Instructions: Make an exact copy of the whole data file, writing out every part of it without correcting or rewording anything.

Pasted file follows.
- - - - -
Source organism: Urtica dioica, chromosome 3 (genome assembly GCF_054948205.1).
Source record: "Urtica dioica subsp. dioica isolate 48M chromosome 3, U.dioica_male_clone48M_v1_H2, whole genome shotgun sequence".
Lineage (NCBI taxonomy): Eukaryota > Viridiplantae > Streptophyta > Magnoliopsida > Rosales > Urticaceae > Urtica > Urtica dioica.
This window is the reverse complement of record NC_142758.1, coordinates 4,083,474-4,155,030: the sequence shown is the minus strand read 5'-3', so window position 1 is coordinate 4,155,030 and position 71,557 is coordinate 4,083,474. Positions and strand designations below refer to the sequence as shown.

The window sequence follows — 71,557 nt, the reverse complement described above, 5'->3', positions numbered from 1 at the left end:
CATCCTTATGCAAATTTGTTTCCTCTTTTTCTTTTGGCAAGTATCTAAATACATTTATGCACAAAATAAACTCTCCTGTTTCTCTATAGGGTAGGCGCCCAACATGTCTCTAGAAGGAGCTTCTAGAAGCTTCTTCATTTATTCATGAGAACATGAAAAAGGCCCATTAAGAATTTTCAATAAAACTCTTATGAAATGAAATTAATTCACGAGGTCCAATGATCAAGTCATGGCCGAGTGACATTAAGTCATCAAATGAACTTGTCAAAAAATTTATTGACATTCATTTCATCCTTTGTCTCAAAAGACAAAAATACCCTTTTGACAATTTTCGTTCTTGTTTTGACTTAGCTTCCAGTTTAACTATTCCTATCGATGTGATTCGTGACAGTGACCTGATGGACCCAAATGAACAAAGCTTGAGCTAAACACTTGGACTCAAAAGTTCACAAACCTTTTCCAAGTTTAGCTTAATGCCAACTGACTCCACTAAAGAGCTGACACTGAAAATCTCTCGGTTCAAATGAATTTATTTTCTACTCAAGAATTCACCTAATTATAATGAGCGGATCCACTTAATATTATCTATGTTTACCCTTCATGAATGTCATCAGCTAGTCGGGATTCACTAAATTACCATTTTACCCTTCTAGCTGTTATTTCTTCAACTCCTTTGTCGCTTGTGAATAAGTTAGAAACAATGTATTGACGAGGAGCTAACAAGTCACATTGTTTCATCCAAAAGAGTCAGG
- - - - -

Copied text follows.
Source organism: Urtica dioica, chromosome 3 (genome assembly GCF_054948205.1).
Source record: "Urtica dioica subsp. dioica isolate 48M chromosome 3, U.dioica_male_clone48M_v1_H2, whole genome shotgun sequence".
Lineage (NCBI taxonomy): Eukaryota > Viridiplantae > Streptophyta > Magnoliopsida > Rosales > Urticaceae > Urtica > Urtica dioica.
This window is the reverse complement of record NC_142758.1, coordinates 4,083,474-4,155,030: the sequence shown is the minus strand read 5'-3', so window position 1 is coordinate 4,155,030 and position 71,557 is coordinate 4,083,474. Positions and strand designations below refer to the sequence as shown.

The window sequence follows — 71,557 nt, the reverse complement described above, 5'->3', positions numbered from 1 at the left end:
CATCCTTATGCAAATTTGTTTCCTCTTTTTCTTTTGGCAAGTATCTAAATACATTTATGCACAAAATAAACTCTCCTGTTTCTCTATAGGGTAGGCGCCCAACATGTCTCTAGAAGGAGCTTCTAGAAGCTTCTTCATTTATTCATGAGAACATGAAAAAGGCCCATTAAGAATTTTCAATAAAACTCTTATGAAATGAAATTAATTCACGAGGTCCAATGATCAAGTCATGGCCGAGTGACATTAAGTCATCAAATGAACTTGTCAAAAAATTTATTGACATTCATTTCATCCTTTGTCTCAAAAGACAAAAATACCCTTTTGACAATTTTCGTTCTTGTTTTGACTTAGCTTCCAGTTTAACTATTCCTATCGATGTGATTCGTGACAGTGACCTGATGGACCCAAATGAACAAAGCTTGAGCTAAACACTTGGACTCAAAAGTTCACAAACCTTTTCCAAGTTTAGCTTAATGCCAACTGACTCCACTAAAGAGCTGACACTGAAAATCTCTCGGTTCAAATGAATTTATTTTCTACTCAAGAATTCACCTAATTATAATGAGCGGATCCACTTAATATTATCTATGTTTACCCTTCATGAATGTCATCAGCTAGTCGGGATTCACTAAATTACCATTTTACCCTTCTAGCTGTTATTTCTTCAACTCCTTTGTCGCTTGTGAATAAGTTAGAAACAATGTATTGACGAGGAGCTAACAAGTCACATTGTTTCATCCAAAAGAGTCAGG